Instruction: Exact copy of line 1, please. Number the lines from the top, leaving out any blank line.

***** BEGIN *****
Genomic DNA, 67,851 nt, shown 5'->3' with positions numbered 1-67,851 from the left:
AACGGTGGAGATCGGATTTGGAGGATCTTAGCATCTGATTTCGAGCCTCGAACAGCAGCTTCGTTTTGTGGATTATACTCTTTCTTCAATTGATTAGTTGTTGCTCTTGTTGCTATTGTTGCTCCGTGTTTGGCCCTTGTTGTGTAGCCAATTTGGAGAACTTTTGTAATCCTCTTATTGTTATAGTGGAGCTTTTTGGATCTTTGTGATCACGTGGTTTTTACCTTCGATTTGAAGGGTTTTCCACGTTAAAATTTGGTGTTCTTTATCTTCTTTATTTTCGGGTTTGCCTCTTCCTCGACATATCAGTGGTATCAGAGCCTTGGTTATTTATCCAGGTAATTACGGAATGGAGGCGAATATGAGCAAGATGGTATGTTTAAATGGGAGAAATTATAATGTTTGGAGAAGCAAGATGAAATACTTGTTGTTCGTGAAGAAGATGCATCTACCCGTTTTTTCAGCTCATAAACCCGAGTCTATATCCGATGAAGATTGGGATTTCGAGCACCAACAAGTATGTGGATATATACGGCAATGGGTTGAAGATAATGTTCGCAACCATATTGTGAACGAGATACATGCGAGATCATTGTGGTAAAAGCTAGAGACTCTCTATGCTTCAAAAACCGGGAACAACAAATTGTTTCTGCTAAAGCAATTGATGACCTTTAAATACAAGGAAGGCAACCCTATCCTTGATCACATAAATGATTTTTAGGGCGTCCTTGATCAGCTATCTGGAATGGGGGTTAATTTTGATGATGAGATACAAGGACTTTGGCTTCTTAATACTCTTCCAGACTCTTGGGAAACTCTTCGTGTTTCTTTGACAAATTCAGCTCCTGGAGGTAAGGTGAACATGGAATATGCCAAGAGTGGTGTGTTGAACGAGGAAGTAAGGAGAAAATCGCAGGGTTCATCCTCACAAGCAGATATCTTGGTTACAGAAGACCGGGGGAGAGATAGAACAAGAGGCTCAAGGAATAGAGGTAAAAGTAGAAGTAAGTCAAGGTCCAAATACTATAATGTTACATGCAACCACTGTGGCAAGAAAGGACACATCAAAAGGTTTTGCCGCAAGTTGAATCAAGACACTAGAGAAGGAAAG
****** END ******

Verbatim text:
Genomic DNA, 67,851 nt, shown 5'->3' with positions numbered 1-67,851 from the left: